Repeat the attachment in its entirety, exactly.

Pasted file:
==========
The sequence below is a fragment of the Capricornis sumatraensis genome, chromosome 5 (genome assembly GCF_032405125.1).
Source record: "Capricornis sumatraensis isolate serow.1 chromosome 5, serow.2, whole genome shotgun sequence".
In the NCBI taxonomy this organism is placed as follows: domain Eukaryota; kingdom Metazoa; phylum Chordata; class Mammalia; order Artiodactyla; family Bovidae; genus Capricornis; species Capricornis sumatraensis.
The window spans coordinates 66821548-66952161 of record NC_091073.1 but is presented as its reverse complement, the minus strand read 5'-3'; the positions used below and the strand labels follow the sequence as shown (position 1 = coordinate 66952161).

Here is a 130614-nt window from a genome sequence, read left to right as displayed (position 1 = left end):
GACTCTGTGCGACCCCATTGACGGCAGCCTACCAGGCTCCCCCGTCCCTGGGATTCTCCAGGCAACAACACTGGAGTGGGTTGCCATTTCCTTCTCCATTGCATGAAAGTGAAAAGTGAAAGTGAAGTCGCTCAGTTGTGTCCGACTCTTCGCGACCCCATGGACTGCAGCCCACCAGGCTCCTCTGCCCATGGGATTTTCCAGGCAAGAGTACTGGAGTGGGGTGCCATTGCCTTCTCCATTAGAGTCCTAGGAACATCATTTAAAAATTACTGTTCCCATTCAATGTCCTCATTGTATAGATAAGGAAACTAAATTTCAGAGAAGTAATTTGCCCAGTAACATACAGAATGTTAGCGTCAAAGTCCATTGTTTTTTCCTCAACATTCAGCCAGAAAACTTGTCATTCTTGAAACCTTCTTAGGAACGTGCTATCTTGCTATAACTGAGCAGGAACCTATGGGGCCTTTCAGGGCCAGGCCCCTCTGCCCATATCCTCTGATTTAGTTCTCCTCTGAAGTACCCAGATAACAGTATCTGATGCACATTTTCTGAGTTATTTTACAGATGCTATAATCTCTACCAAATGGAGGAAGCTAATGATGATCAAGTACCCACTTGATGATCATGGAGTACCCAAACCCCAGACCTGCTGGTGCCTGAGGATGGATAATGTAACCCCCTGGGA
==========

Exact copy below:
The sequence below is a fragment of the Capricornis sumatraensis genome, chromosome 5 (genome assembly GCF_032405125.1).
Source record: "Capricornis sumatraensis isolate serow.1 chromosome 5, serow.2, whole genome shotgun sequence".
In the NCBI taxonomy this organism is placed as follows: domain Eukaryota; kingdom Metazoa; phylum Chordata; class Mammalia; order Artiodactyla; family Bovidae; genus Capricornis; species Capricornis sumatraensis.
The window spans coordinates 66821548-66952161 of record NC_091073.1 but is presented as its reverse complement, the minus strand read 5'-3'; the positions used below and the strand labels follow the sequence as shown (position 1 = coordinate 66952161).

Here is a 130614-nt window from a genome sequence, read left to right as displayed (position 1 = left end):
GACTCTGTGCGACCCCATTGACGGCAGCCTACCAGGCTCCCCCGTCCCTGGGATTCTCCAGGCAACAACACTGGAGTGGGTTGCCATTTCCTTCTCCATTGCATGAAAGTGAAAAGTGAAAGTGAAGTCGCTCAGTTGTGTCCGACTCTTCGCGACCCCATGGACTGCAGCCCACCAGGCTCCTCTGCCCATGGGATTTTCCAGGCAAGAGTACTGGAGTGGGGTGCCATTGCCTTCTCCATTAGAGTCCTAGGAACATCATTTAAAAATTACTGTTCCCATTCAATGTCCTCATTGTATAGATAAGGAAACTAAATTTCAGAGAAGTAATTTGCCCAGTAACATACAGAATGTTAGCGTCAAAGTCCATTGTTTTTTCCTCAACATTCAGCCAGAAAACTTGTCATTCTTGAAACCTTCTTAGGAACGTGCTATCTTGCTATAACTGAGCAGGAACCTATGGGGCCTTTCAGGGCCAGGCCCCTCTGCCCATATCCTCTGATTTAGTTCTCCTCTGAAGTACCCAGATAACAGTATCTGATGCACATTTTCTGAGTTATTTTACAGATGCTATAATCTCTACCAAATGGAGGAAGCTAATGATGATCAAGTACCCACTTGATGATCATGGAGTACCCAAACCCCAGACCTGCTGGTGCCTGAGGATGGATAATGTAACCCCCTGGGA